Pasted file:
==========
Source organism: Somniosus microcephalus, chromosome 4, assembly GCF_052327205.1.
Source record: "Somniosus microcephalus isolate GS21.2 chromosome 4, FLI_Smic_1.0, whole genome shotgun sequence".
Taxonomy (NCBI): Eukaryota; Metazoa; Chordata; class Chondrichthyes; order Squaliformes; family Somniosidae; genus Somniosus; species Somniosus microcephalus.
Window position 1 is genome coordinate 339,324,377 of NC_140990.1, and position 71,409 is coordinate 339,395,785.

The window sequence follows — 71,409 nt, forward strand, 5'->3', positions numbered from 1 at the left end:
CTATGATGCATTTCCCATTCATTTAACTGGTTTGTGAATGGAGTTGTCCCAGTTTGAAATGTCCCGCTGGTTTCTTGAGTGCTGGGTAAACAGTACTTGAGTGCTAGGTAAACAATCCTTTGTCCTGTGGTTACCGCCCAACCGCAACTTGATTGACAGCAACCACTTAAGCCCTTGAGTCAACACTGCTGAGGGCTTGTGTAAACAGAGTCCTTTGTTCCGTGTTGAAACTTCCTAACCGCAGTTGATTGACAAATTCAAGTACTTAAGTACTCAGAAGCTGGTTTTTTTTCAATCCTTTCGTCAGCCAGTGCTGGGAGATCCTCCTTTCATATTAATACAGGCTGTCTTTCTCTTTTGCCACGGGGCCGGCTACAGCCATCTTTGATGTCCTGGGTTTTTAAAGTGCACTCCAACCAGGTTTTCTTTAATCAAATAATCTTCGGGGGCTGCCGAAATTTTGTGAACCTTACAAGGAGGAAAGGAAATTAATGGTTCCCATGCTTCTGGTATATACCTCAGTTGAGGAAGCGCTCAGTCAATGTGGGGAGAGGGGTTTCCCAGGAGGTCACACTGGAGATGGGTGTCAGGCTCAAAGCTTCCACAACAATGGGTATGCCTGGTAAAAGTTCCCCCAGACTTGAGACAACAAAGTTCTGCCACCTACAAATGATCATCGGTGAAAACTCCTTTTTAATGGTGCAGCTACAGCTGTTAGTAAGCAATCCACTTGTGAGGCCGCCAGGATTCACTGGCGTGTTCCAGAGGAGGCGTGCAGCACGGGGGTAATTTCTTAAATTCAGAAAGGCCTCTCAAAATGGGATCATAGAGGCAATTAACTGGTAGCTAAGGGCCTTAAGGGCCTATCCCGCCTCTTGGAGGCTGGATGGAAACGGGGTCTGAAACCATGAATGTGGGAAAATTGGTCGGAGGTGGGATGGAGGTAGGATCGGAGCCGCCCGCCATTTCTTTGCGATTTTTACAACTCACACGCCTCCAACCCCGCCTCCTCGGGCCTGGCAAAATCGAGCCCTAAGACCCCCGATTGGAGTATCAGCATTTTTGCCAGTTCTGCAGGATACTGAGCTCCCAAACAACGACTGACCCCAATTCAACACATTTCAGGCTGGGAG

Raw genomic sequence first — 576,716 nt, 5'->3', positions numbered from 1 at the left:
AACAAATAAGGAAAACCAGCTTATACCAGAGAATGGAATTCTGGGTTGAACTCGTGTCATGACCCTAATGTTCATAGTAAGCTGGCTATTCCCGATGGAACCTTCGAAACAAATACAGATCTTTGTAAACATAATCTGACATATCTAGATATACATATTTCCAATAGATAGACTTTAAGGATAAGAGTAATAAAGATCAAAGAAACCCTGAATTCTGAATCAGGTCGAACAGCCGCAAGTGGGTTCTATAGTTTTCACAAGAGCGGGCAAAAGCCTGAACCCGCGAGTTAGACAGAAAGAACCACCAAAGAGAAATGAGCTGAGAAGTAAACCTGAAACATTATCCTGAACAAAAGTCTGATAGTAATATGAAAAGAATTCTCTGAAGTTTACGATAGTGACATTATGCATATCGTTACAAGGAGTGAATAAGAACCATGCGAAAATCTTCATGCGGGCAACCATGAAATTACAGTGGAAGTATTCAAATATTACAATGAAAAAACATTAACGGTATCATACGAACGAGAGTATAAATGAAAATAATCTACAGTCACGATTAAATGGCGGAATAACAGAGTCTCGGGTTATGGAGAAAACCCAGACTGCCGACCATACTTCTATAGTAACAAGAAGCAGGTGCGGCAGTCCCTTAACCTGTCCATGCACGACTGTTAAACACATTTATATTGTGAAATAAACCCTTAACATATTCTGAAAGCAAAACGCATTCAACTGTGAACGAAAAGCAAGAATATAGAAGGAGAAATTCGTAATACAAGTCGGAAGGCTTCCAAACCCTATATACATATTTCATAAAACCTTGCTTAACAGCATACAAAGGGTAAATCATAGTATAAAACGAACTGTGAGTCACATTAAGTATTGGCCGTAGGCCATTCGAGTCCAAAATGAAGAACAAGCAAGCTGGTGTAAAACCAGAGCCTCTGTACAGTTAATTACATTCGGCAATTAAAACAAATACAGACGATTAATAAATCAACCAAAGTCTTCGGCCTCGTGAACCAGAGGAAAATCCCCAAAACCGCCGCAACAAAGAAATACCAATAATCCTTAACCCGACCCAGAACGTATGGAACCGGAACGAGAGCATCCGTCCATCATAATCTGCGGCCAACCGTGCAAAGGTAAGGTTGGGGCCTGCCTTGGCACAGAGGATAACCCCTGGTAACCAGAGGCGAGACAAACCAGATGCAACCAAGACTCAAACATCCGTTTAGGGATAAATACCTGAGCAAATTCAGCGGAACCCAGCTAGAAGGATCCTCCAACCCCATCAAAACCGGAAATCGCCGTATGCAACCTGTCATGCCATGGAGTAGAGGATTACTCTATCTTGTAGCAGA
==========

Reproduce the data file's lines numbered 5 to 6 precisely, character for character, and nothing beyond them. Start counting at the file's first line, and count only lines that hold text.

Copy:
The window sequence follows — 71,409 nt, forward strand, 5'->3', positions numbered from 1 at the left end:
CTATGATGCATTTCCCATTCATTTAACTGGTTTGTGAATGGAGTTGTCCCAGTTTGAAATGTCCCGCTGGTTTCTTGAGTGCTGGGTAAACAGTACTTGAGTGCTAGGTAAACAATCCTTTGTCCTGTGGTTACCGCCCAACCGCAACTTGATTGACAGCAACCACTTAAGCCCTTGAGTCAACACTGCTGAGGGCTTGTGTAAACAGAGTCCTTTGTTCCGTGTTGAAACTTCCTAACCGCAGTTGATTGACAAATTCAAGTACTTAAGTACTCAGAAGCTGGTTTTTTTTCAATCCTTTCGTCAGCCAGTGCTGGGAGATCCTCCTTTCATATTAATACAGGCTGTCTTTCTCTTTTGCCACGGGGCCGGCTACAGCCATCTTTGATGTCCTGGGTTTTTAAAGTGCACTCCAACCAGGTTTTCTTTAATCAAATAATCTTCGGGGGCTGCCGAAATTTTGTGAACCTTACAAGGAGGAAAGGAAATTAATGGTTCCCATGCTTCTGGTATATACCTCAGTTGAGGAAGCGCTCAGTCAATGTGGGGAGAGGGGTTTCCCAGGAGGTCACACTGGAGATGGGTGTCAGGCTCAAAGCTTCCACAACAATGGGTATGCCTGGTAAAAGTTCCCCCAGACTTGAGACAACAAAGTTCTGCCACCTACAAATGATCATCGGTGAAAACTCCTTTTTAATGGTGCAGCTACAGCTGTTAGTAAGCAATCCACTTGTGAGGCCGCCAGGATTCACTGGCGTGTTCCAGAGGAGGCGTGCAGCACGGGGGTAATTTCTTAAATTCAGAAAGGCCTCTCAAAATGGGATCATAGAGGCAATTAACTGGTAGCTAAGGGCCTTAAGGGCCTATCCCGCCTCTTGGAGGCTGGATGGAAACGGGGTCTGAAACCATGAATGTGGGAAAATTGGTCGGAGGTGGGATGGAGGTAGGATCGGAGCCGCCCGCCATTTCTTTGCGATTTTTACAACTCACACGCCTCCAACCCCGCCTCCTCGGGCCTGGCAAAATCGAGCCCTAAGACCCCCGATTGGAGTATCAGCATTTTTGCCAGTTCTGCAGGATACTGAGCTCCCAAACAACGACTGACCCCAATTCAACACATTTCAGGCTGGGAG